Works and Worship
Just something I was thinking about the other
day which I'm sure I've probably thort before, but it seemed like
an epiphony (lightbulb moment) to me and so I thort I'd share it
with you all.
I think I've always kind of just assumed that
worship and works were two different things and it just really hit
me this week, that the works we do (for God) ARE worship (to God)
- works and worship are the same thing.
Take a little bit of time on this and really
see if you can follow my train of thort here. I'm not saying that
the two things are interchangeable and that they are always the
same thing or exactly the same thing, but really just in some strange
way, at some point, the two things are actually not as far different
from each other as I, and possibly you, may have previously thort.
The reason I am saying this is because I had
this thort - maybe thinking about the sandwich making and distributing
a small group of us did on Christmas day which went so well actually,
and I've heard stories of other people doing similiar stuff so yay!
and if you did please let me know how it went - but that was worship!
As we drove around handing out those sandwiches to the homeless
people, by our actions we were living out worship to God.
I think the relevance of me realising this is
the awareness that the two of them go hand in hand. If we are just
doing the works, but don't have the relationship with God as the
foundation and the meaning behind it, then it doesn't actually mean
As Paul says in 1 Corinthians 13:3
"If I give all I possess to the poor and
surrender my body to the flames, but have not love, I gain nothing."
Love has to be the driving force behind the
stuff that we're doing, otherwise it is meaningless to God. If we
are just doing 'the right stuff' to gain his recognition or reward
or nod of approval, then we're missing the point and it actually
becomes a worthless sacrifice to Him.
So works alone are not enough...
But then the other side of the toast is that
worship, as we tend to understand it, is not enough. In James 2:14-26
the contrast and comparison is made between faith and deeds but
I think it applies to this as well. If my worship of God looks all
good and right and holy- like and stuff, but there is no outpouring
of it in the way that I live my life, then I am also missing the
boat and my 'worship' is proved meaningless.
"What good is it, my brothers, if a man
claims to have faith (or worship) but no deeds? Can such faith (worship)
save Him? Suppose a brother or sister is without clothes and daily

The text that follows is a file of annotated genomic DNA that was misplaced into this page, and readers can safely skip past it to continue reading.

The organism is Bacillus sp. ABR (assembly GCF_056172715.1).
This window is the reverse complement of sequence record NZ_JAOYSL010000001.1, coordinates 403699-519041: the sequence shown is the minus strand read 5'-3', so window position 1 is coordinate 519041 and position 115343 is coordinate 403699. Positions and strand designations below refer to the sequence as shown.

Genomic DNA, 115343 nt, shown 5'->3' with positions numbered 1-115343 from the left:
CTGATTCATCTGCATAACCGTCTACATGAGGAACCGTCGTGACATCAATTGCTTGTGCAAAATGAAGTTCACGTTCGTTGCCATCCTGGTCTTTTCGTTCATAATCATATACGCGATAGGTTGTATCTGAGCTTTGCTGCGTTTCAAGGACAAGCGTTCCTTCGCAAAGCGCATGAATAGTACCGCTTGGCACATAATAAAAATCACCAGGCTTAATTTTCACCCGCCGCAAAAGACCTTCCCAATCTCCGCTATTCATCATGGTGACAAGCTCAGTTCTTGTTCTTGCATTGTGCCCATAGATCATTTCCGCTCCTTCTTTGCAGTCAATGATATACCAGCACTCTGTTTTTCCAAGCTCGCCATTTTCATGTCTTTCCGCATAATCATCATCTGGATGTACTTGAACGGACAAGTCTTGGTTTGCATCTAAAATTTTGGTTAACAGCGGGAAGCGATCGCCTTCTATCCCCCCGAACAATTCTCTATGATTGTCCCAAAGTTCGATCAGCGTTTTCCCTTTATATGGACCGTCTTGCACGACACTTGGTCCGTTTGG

food. If one of you says to him, "Go, I wish you well; keep
warm and well fed," but does nothing about his physical needs,
what good is it? In the same way, faith by itself, if it is not
accompanied by action, is dead." But someone will say, "You
have faith; I have deeds." Show me your faith without deeds,
and I will show you my faith by what I do." [vs 14-18]
The same applies to many of us. SO tight with
God. We're having good 'quiet times' and really 'connecting with
Him' and 'getting into the Word' but then doing no works or deeds.
Do you know why Paul says that the one without the other is dead?
Because if you tell me you are connecting with God and then don't
have a heart for the poor or hungry or AIDS infected or homeless,
then I say YOU AREN'T CONNECTING WITH GOD!!
It stems from some simple straightforward mathematical
equations that look something like this:
Person connecting with God = Person who shows
heart of God in their lifestyle
Person getting into the Word = Person with a
heart for the people Jesus had a heart for - 'the least of these...',
the lost, my neighbour.
Person having good quiet times = Person who
longs to serve others
Person really experiencing God during worship
time in church = Person whose heart breaks for those people who
don't know Him and get to experience the same thing.
And so on... the bottom line seems to be this
- the works that we do display the relationship we have with God
and the way that we have been positively affected by that relationship.
If after you became a Christian, there was no
discernible difference to how you were before you became a Christian,
then I call into question whether you have in fact become a Christian.
Last week I talked about the rut - this week
is taking that same concept a step further. Don't let 2005 be a
year where you err in doing only one of those two things - worship
(because you want to) or works (because you feel you have to) -
Let the two walk side by side in your life, feeding each other,
and carrying you into a more fuller and relevant and world-changing
relationship with God.
If you are spending time with God genuinely
and really connecting with Him and His heart, then you will not
be able to not get involved in works involving showing the people
of the world His love in practical and relevant ways to them.